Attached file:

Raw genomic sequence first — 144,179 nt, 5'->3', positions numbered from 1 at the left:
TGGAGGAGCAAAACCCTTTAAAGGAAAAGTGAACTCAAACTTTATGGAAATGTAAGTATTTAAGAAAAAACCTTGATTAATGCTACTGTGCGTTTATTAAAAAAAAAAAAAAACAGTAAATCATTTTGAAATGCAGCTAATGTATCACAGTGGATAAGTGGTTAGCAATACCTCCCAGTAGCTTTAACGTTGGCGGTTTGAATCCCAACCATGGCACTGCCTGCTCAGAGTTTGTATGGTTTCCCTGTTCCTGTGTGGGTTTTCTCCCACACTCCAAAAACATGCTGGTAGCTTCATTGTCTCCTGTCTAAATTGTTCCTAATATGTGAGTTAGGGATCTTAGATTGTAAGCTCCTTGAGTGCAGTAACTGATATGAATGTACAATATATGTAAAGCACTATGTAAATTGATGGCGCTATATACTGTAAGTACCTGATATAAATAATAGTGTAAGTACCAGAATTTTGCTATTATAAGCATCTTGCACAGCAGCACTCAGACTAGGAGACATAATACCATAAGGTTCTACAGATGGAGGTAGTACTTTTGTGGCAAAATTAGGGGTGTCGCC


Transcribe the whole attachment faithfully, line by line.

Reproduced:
Raw genomic sequence first — 144,179 nt, 5'->3', positions numbered from 1 at the left:
TGGAGGAGCAAAACCCTTTAAAGGAAAAGTGAACTCAAACTTTATGGAAATGTAAGTATTTAAGAAAAAACCTTGATTAATGCTACTGTGCGTTTATTAAAAAAAAAAAAAAACAGTAAATCATTTTGAAATGCAGCTAATGTATCACAGTGGATAAGTGGTTAGCAATACCTCCCAGTAGCTTTAACGTTGGCGGTTTGAATCCCAACCATGGCACTGCCTGCTCAGAGTTTGTATGGTTTCCCTGTTCCTGTGTGGGTTTTCTCCCACACTCCAAAAACATGCTGGTAGCTTCATTGTCTCCTGTCTAAATTGTTCCTAATATGTGAGTTAGGGATCTTAGATTGTAAGCTCCTTGAGTGCAGTAACTGATATGAATGTACAATATATGTAAAGCACTATGTAAATTGATGGCGCTATATACTGTAAGTACCTGATATAAATAATAGTGTAAGTACCAGAATTTTGCTATTATAAGCATCTTGCACAGCAGCACTCAGACTAGGAGACATAATACCATAAGGTTCTACAGATGGAGGTAGTACTTTTGTGGCAAAATTAGGGGTGTCGCC